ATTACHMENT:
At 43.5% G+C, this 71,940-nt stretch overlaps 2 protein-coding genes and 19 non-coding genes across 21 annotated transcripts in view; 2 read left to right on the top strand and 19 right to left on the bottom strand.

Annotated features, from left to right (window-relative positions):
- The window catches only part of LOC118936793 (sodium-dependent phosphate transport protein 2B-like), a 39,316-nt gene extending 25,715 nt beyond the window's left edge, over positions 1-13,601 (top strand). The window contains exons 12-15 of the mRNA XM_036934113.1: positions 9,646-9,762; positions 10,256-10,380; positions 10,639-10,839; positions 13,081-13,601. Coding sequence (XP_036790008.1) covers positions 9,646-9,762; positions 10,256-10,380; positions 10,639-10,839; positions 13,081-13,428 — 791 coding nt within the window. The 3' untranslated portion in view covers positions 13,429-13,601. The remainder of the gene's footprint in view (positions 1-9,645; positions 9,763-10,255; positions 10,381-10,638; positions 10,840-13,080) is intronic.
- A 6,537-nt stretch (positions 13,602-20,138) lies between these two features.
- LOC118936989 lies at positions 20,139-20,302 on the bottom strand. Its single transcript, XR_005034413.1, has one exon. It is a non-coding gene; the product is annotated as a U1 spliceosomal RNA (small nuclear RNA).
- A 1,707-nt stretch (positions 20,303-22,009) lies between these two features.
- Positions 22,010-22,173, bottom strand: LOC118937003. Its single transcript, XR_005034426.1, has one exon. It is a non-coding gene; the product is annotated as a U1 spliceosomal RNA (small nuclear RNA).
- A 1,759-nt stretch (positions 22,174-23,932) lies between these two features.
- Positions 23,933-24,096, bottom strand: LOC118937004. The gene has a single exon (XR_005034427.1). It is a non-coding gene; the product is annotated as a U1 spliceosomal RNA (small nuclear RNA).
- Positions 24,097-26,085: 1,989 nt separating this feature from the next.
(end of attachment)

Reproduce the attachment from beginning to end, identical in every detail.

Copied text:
At 43.5% G+C, this 71,940-nt stretch overlaps 2 protein-coding genes and 19 non-coding genes across 21 annotated transcripts in view; 2 read left to right on the top strand and 19 right to left on the bottom strand.

Annotated features, from left to right (window-relative positions):
- The window catches only part of LOC118936793 (sodium-dependent phosphate transport protein 2B-like), a 39,316-nt gene extending 25,715 nt beyond the window's left edge, over positions 1-13,601 (top strand). The window contains exons 12-15 of the mRNA XM_036934113.1: positions 9,646-9,762; positions 10,256-10,380; positions 10,639-10,839; positions 13,081-13,601. Coding sequence (XP_036790008.1) covers positions 9,646-9,762; positions 10,256-10,380; positions 10,639-10,839; positions 13,081-13,428 — 791 coding nt within the window. The 3' untranslated portion in view covers positions 13,429-13,601. The remainder of the gene's footprint in view (positions 1-9,645; positions 9,763-10,255; positions 10,381-10,638; positions 10,840-13,080) is intronic.
- A 6,537-nt stretch (positions 13,602-20,138) lies between these two features.
- LOC118936989 lies at positions 20,139-20,302 on the bottom strand. Its single transcript, XR_005034413.1, has one exon. It is a non-coding gene; the product is annotated as a U1 spliceosomal RNA (small nuclear RNA).
- A 1,707-nt stretch (positions 20,303-22,009) lies between these two features.
- Positions 22,010-22,173, bottom strand: LOC118937003. Its single transcript, XR_005034426.1, has one exon. It is a non-coding gene; the product is annotated as a U1 spliceosomal RNA (small nuclear RNA).
- A 1,759-nt stretch (positions 22,174-23,932) lies between these two features.
- Positions 23,933-24,096, bottom strand: LOC118937004. The gene has a single exon (XR_005034427.1). It is a non-coding gene; the product is annotated as a U1 spliceosomal RNA (small nuclear RNA).
- Positions 24,097-26,085: 1,989 nt separating this feature from the next.